I've always been a bit skeptical of formal education for artists (as a basis for art, that is). But one WOULD expect somebody like Thall with a major position inside the academic community to have a basically hopeful view of the utility of that community, after all. One would hope for some degree of realism and detachment, but if he thought the academic exercise was not worthwhile, he shouldn't be there!

A very breezy (but fulfilling) article on Wikipedia about Gary Stochl.

This is a link to the specific version, it is so conversational in its personal viewpoint that it will no doubt get edited (or deleted) into pedia-ese in the future.

That Robert Bergman image is absolutely wonderful. It just draws and hold my attention immediately.

Thank you all very much for these stories!

Wow, dreams do come true.

Bergman seems to have transcended "portraiture".


Beautiful stuff. But I just bought the Danny Lyon book, which means this one will have to wait. That's for all the recommendations; it's like auditing a class on great photographers through the years.

Mike, I bought it. Don't forget to also post your Amazon.CA (Canadian) link as I had to hunt for it in your side links so I could buy it through your site as well.

Thanks for this post Ken, and the addendum. Every day I visit TOP and every day I wish there was more written here, more posted. I guess if there were it would dilute the quality though, so maybe the post rate is just right. Whatever. This particular posting and the pictures it leads to is inspired.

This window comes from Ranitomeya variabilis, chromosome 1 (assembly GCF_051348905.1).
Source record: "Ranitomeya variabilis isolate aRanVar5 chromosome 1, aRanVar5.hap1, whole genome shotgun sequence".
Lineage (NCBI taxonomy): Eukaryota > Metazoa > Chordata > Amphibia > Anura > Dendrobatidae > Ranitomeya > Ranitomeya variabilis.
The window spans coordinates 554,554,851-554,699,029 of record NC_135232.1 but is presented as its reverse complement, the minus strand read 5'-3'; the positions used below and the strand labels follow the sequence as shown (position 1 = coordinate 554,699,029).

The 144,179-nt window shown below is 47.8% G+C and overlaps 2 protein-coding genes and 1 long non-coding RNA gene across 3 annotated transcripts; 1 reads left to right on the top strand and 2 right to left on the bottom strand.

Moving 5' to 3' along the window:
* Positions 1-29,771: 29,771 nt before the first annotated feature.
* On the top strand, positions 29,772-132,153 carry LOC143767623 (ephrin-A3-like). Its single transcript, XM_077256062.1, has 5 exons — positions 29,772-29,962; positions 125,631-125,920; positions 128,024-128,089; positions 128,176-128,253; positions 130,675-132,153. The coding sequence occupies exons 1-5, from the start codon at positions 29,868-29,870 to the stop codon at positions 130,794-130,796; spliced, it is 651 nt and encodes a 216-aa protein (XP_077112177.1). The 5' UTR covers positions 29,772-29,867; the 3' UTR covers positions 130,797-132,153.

"Every day I visit TOP and every day I wish there was more written here, more posted."

Thanks for saying so, Patrick. Part of the problem is that there is only room for so many posts on the main page; new ones at the top of the stack always kick old ones off the bottom of the stack. Since TOP is mainly for followers--people who come to it every day because they like it--rather than for searchers--people arriving adventitiously through search engine searches--and since readership of a post falls off pretty dramatically after it falls off the main page, I've been reluctant to do more than two or three posts a day. It's especially galling (irrationally, I suppose) when a little throwaway link post coincidentally causes a major post we worked really hard on to drop off the page.

Some big sites the success of which I admire post ten or twenty new posts a day, but they get most of their traffic through search engines. If I were to do that, it would simply mean that fewer visitors would see any given post.

It's a balance...and I'm always trying to find the right one. Thanks for the feedback.